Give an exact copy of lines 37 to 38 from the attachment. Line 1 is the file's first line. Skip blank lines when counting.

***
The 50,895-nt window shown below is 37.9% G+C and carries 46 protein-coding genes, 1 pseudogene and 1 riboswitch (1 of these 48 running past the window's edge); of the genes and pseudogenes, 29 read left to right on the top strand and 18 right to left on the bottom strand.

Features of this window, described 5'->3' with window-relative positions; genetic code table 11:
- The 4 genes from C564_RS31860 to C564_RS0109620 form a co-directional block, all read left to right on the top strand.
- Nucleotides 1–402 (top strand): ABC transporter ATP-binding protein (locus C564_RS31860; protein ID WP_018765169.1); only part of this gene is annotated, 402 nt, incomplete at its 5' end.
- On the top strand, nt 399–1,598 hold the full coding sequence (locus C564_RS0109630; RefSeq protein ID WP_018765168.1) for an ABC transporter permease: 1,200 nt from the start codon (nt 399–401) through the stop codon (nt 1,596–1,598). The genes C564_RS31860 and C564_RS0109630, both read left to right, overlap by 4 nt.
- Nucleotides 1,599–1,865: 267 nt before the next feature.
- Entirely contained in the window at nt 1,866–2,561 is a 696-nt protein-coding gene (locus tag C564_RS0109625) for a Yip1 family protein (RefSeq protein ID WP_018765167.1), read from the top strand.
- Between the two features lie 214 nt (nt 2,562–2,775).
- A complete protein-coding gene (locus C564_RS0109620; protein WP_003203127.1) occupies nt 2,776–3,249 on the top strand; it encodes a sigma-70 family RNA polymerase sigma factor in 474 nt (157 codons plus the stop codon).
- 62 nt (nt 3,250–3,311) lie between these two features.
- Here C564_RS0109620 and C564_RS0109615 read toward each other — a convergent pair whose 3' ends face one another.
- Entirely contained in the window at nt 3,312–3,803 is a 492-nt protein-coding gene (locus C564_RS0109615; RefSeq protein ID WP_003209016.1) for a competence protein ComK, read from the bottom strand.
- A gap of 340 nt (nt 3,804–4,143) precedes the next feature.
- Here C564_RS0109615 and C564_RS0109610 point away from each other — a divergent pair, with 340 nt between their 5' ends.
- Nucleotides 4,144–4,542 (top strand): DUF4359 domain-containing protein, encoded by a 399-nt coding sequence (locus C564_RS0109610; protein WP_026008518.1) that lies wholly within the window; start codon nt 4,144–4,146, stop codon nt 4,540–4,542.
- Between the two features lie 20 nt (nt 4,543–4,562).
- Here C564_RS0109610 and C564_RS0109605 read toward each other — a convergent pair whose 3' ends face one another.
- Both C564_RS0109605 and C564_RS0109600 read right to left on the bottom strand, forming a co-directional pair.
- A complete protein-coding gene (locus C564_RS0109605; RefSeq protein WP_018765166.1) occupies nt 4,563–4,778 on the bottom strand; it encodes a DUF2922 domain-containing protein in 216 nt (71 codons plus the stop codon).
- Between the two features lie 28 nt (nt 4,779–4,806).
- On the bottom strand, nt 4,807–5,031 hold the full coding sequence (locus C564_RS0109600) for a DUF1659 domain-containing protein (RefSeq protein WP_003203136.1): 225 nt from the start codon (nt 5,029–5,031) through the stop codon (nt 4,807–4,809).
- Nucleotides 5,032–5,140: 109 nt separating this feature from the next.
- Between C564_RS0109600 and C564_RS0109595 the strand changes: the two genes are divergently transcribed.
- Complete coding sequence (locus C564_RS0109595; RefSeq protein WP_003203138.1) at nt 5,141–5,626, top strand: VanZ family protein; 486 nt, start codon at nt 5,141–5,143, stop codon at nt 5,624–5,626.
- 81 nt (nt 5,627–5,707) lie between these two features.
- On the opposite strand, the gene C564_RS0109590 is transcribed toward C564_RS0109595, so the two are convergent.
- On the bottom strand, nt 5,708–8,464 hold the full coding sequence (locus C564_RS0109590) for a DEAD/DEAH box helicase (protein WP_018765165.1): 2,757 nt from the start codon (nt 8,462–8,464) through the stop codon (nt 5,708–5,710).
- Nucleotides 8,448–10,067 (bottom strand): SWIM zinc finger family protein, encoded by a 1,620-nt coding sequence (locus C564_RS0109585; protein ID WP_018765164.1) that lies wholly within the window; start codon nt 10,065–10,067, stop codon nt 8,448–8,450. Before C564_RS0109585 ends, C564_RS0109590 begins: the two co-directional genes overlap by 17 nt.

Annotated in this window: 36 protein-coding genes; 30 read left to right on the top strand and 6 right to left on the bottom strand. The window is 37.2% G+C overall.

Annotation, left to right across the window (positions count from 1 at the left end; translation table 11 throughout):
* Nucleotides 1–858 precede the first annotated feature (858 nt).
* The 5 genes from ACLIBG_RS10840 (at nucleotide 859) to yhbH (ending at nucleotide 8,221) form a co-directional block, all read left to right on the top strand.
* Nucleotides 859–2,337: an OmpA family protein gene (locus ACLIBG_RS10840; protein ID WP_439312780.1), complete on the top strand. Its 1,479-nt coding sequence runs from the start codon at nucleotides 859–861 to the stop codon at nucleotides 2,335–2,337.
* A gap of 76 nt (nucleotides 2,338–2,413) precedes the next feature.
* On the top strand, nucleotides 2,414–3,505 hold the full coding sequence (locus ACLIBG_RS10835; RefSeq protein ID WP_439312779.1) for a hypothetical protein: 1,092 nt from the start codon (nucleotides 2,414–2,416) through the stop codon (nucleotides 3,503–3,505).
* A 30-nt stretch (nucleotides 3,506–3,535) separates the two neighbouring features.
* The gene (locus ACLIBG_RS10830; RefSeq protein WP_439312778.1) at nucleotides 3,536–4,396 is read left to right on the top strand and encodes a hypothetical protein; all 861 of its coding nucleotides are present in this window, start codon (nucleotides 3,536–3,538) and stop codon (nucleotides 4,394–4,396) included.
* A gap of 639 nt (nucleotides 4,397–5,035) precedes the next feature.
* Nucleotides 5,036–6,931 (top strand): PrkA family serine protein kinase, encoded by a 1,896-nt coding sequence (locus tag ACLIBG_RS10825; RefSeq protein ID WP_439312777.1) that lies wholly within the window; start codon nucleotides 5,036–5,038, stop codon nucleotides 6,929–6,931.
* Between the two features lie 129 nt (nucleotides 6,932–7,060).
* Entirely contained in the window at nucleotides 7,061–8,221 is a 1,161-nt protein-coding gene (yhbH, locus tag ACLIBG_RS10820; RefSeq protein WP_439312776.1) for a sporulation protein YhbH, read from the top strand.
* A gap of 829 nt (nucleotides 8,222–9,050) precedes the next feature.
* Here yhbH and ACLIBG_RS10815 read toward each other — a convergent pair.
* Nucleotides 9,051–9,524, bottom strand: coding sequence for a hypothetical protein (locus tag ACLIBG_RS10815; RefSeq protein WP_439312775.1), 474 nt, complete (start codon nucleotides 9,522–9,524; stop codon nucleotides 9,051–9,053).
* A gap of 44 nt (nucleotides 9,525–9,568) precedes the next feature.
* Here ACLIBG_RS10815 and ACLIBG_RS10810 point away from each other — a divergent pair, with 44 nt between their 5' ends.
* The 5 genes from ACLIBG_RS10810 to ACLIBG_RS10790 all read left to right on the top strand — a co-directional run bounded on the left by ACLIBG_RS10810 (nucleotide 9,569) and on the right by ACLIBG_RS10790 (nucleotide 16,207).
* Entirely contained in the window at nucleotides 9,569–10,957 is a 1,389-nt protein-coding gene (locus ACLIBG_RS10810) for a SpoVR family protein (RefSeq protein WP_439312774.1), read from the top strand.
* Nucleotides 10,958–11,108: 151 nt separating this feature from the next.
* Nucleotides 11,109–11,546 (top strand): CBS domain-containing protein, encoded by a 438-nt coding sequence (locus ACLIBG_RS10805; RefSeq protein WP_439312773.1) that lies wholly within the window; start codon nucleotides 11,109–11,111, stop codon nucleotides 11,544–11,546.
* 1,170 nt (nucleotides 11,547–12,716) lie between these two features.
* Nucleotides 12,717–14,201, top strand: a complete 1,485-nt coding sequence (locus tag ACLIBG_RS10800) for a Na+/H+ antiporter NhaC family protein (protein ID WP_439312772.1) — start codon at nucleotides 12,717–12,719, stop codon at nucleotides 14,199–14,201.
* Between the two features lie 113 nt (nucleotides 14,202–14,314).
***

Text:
* The gene (locus ACLIBG_RS10830; RefSeq protein WP_439312778.1) at nucleotides 3,536–4,396 is read left to right on the top strand and encodes a hypothetical protein; all 861 of its coding nucleotides are present in this window, start codon (nucleotides 3,536–3,538) and stop codon (nucleotides 4,394–4,396) included.
* A gap of 639 nt (nucleotides 4,397–5,035) precedes the next feature.